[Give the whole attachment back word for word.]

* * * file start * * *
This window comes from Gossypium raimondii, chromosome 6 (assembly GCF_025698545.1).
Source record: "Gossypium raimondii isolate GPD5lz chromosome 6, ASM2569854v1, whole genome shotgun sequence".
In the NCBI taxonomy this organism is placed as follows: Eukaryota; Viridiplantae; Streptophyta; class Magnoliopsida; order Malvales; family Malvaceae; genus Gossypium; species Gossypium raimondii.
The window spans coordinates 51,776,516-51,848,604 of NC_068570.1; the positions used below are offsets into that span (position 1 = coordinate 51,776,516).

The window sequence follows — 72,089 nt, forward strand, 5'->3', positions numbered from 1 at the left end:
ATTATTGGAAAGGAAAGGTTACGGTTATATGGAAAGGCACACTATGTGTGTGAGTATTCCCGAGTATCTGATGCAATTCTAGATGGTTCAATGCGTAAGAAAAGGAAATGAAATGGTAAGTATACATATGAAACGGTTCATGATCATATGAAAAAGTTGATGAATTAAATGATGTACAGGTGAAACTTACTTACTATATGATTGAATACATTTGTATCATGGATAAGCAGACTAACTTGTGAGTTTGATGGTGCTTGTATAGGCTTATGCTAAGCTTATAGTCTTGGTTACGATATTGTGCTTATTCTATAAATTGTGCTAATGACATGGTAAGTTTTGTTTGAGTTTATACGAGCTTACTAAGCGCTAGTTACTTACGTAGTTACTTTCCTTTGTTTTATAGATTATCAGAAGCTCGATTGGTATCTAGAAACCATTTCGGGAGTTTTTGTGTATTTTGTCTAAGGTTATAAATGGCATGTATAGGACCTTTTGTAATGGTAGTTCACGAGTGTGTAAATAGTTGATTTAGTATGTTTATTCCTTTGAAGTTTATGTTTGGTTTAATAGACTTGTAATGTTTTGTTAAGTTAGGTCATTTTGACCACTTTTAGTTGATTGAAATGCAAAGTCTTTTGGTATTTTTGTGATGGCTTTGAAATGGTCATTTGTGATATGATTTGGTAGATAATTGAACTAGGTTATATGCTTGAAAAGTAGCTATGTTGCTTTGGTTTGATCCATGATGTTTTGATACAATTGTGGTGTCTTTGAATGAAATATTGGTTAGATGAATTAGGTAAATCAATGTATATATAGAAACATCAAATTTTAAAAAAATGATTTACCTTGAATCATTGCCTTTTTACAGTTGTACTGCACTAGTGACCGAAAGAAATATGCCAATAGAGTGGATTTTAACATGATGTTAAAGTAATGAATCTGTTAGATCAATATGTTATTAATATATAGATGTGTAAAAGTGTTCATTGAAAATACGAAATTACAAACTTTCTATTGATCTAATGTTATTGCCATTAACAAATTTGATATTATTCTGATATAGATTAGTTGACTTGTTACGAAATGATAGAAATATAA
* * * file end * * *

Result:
This window comes from Gossypium raimondii, chromosome 6 (assembly GCF_025698545.1).
Source record: "Gossypium raimondii isolate GPD5lz chromosome 6, ASM2569854v1, whole genome shotgun sequence".
In the NCBI taxonomy this organism is placed as follows: Eukaryota; Viridiplantae; Streptophyta; class Magnoliopsida; order Malvales; family Malvaceae; genus Gossypium; species Gossypium raimondii.
The window spans coordinates 51,776,516-51,848,604 of NC_068570.1; the positions used below are offsets into that span (position 1 = coordinate 51,776,516).

The window sequence follows — 72,089 nt, forward strand, 5'->3', positions numbered from 1 at the left end:
ATTATTGGAAAGGAAAGGTTACGGTTATATGGAAAGGCACACTATGTGTGTGAGTATTCCCGAGTATCTGATGCAATTCTAGATGGTTCAATGCGTAAGAAAAGGAAATGAAATGGTAAGTATACATATGAAACGGTTCATGATCATATGAAAAAGTTGATGAATTAAATGATGTACAGGTGAAACTTACTTACTATATGATTGAATACATTTGTATCATGGATAAGCAGACTAACTTGTGAGTTTGATGGTGCTTGTATAGGCTTATGCTAAGCTTATAGTCTTGGTTACGATATTGTGCTTATTCTATAAATTGTGCTAATGACATGGTAAGTTTTGTTTGAGTTTATACGAGCTTACTAAGCGCTAGTTACTTACGTAGTTACTTTCCTTTGTTTTATAGATTATCAGAAGCTCGATTGGTATCTAGAAACCATTTCGGGAGTTTTTGTGTATTTTGTCTAAGGTTATAAATGGCATGTATAGGACCTTTTGTAATGGTAGTTCACGAGTGTGTAAATAGTTGATTTAGTATGTTTATTCCTTTGAAGTTTATGTTTGGTTTAATAGACTTGTAATGTTTTGTTAAGTTAGGTCATTTTGACCACTTTTAGTTGATTGAAATGCAAAGTCTTTTGGTATTTTTGTGATGGCTTTGAAATGGTCATTTGTGATATGATTTGGTAGATAATTGAACTAGGTTATATGCTTGAAAAGTAGCTATGTTGCTTTGGTTTGATCCATGATGTTTTGATACAATTGTGGTGTCTTTGAATGAAATATTGGTTAGATGAATTAGGTAAATCAATGTATATATAGAAACATCAAATTTTAAAAAAATGATTTACCTTGAATCATTGCCTTTTTACAGTTGTACTGCACTAGTGACCGAAAGAAATATGCCAATAGAGTGGATTTTAACATGATGTTAAAGTAATGAATCTGTTAGATCAATATGTTATTAATATATAGATGTGTAAAAGTGTTCATTGAAAATACGAAATTACAAACTTTCTATTGATCTAATGTTATTGCCATTAACAAATTTGATATTATTCTGATATAGATTAGTTGACTTGTTACGAAATGATAGAAATATAA